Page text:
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The Volvo Traffic Accident Research Team

Shortly after a Volvo engineer invented the three-point seatbelt, which is now an industry standard, Volvo conducted a comprehensive survey aimed at reducing injuries in auto accidents. This 1966 survey included every accident involving a Volvo in Sweden over a one-year period. The result suggested that the belt reduced injuries by 50 percent.

Volvo realized that by knowing what happens to the car, and its occupants, in an accident can be invaluable to the product development of safer cars. So in 1970, the Traffic Accident Research Team was formed. The unit has been working continuously ever since.

"The need for real know-how has not declined over the years, however we have refined our working procedures," says Hans Norin, traffic accident researcher at Volvo Cars.

Volvo accident researchers work with both depth and breadth. In-depth studies of individual accidents provide a wide range of insights:

  • the complex mechanisms in different accident types /
  • how the safeguard systems in the cars function
  • and, how the people sitting in the cars receive injuries

Concurrently, a wide-range of statistics is gathered to establish relative predictability in the type of accident. With this knowledge, Volvo Cars can determine valuable priorities in new car development.

To attain accurate accounts of what may have happened in an accident, detailed studies are required. This all begins at the scene of the accident. When a serious accident, involving a Volvo, occurs within a 60-mile radius of Volvo's home city of Gothenburg, Sweden, the Traffic Accident Research Team is alerted via the official emergency switchboard -- day or night.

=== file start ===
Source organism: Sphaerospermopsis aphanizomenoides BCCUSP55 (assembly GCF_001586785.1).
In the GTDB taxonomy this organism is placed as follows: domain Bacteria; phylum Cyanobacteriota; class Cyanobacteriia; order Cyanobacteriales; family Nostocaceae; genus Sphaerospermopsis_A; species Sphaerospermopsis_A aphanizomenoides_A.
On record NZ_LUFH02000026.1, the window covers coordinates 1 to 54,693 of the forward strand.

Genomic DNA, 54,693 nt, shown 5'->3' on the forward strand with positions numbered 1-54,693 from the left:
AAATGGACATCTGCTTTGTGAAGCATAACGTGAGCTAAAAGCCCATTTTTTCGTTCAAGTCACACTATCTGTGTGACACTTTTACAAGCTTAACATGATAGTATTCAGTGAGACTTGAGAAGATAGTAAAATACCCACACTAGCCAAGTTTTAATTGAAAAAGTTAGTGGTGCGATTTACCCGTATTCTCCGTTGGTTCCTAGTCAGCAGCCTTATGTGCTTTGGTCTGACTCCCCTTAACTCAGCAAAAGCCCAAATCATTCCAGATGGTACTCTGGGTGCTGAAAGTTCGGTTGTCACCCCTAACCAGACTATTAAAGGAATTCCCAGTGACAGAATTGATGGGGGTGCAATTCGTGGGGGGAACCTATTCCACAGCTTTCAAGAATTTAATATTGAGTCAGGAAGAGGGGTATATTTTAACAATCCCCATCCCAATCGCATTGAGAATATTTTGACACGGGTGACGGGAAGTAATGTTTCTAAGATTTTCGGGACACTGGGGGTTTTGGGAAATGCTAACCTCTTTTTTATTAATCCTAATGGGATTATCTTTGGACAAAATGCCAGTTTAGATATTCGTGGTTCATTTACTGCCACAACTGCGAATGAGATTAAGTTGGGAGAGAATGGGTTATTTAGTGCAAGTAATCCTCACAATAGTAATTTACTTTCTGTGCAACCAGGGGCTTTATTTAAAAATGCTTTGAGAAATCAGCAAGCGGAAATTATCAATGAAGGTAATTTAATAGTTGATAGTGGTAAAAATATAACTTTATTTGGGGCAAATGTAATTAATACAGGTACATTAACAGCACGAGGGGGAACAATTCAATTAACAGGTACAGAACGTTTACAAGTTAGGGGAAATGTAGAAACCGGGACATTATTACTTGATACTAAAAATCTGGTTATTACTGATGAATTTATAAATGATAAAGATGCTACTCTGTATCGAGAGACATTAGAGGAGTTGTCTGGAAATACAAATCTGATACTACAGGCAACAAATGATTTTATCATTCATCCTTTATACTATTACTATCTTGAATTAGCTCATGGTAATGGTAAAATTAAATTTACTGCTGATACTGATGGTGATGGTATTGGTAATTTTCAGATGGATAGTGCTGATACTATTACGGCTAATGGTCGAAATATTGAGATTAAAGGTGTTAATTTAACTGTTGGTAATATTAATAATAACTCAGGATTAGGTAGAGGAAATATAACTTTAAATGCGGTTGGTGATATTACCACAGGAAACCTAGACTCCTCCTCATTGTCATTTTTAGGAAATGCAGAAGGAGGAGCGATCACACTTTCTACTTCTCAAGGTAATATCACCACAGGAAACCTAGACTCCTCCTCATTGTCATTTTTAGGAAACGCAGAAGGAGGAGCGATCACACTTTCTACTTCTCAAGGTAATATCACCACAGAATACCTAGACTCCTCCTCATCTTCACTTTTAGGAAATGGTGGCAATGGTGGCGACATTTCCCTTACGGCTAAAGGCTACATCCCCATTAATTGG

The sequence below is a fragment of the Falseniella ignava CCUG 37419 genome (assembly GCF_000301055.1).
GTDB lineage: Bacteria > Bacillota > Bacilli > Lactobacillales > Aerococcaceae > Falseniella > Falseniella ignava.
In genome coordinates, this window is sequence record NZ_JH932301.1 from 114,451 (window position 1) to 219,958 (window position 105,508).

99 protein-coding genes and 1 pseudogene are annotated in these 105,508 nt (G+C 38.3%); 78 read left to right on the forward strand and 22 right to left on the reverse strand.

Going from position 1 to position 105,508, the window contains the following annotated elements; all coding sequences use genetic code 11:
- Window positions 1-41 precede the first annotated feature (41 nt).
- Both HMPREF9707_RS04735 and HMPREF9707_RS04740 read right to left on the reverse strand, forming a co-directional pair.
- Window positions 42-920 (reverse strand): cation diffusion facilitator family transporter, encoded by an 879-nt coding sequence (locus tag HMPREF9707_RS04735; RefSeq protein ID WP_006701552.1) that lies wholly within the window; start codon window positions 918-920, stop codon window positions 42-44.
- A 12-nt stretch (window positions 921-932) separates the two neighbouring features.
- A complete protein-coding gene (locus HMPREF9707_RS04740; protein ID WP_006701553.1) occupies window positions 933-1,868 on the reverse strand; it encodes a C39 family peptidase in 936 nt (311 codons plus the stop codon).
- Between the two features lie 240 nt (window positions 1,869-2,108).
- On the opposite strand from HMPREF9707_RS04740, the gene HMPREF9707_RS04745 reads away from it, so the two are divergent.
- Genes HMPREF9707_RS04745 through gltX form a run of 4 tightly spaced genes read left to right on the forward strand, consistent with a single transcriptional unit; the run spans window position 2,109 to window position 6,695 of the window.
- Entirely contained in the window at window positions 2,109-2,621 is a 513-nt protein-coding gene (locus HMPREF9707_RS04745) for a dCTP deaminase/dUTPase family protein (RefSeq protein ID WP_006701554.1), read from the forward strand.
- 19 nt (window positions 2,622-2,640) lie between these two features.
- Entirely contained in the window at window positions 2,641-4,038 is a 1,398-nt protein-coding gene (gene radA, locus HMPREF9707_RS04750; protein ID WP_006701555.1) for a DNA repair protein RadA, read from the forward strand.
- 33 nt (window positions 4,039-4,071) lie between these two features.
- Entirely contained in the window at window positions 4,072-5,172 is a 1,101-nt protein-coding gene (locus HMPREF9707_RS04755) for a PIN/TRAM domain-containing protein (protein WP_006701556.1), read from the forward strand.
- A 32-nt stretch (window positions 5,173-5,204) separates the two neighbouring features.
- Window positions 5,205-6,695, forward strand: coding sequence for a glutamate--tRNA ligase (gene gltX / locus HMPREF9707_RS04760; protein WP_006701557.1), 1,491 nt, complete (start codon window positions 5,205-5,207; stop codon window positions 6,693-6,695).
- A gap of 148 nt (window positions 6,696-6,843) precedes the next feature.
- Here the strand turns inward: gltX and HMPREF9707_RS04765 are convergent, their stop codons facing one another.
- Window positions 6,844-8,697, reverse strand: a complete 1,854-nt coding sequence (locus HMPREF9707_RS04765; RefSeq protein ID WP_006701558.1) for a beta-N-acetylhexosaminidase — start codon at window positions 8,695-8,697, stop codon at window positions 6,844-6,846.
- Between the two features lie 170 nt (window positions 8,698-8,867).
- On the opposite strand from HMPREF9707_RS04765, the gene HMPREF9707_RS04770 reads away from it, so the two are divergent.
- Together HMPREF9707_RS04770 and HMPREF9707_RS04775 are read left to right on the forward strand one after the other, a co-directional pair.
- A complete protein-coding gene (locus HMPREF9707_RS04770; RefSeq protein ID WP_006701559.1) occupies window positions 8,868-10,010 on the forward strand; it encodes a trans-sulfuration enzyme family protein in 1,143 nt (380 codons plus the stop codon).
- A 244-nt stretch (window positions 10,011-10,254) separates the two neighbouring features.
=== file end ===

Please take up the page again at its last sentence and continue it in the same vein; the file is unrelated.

At least one person from Volvo Cars goes to the scene. Where possible, the police postpone moving the vehicles until Volvo technicians arrive. Once on the scene they conduct a general study, which is documented with measurements and photographs. The police, the witnesses and, if possible, those directly involved are all interviewed.

Afterwards, the wreckage is transported to a workshop or to Volvo Cars' Safety Center for further detailed analysis. At the same time, valuable information about the occupants and their injuries is also gathered. The Safety Center staff, the design department, and medical experts then analyze the data.

Through various collection procedures, a body of statistical accident data is established to provide a correlation between the type of injury and the type of accident.

The basic rule for the Traffic Accident Research Team is that the more information that can be obtained, the better. The purpose of their work is to learn more about accidents and their consequences, knowledge that can subsequently be applied in product development.

"Over our years of working on safety we have become good at communicating -- and getting people to listen to -- the know-how that the Traffic Accident Research Team generates," says Hans Norin. "Many of the safety systems in Volvo cars have been developed on the basis of knowledge obtained from real accident studies by the Volvo Traffic Accident Research Team."

Courtesy Volvo Cars of North America, LLC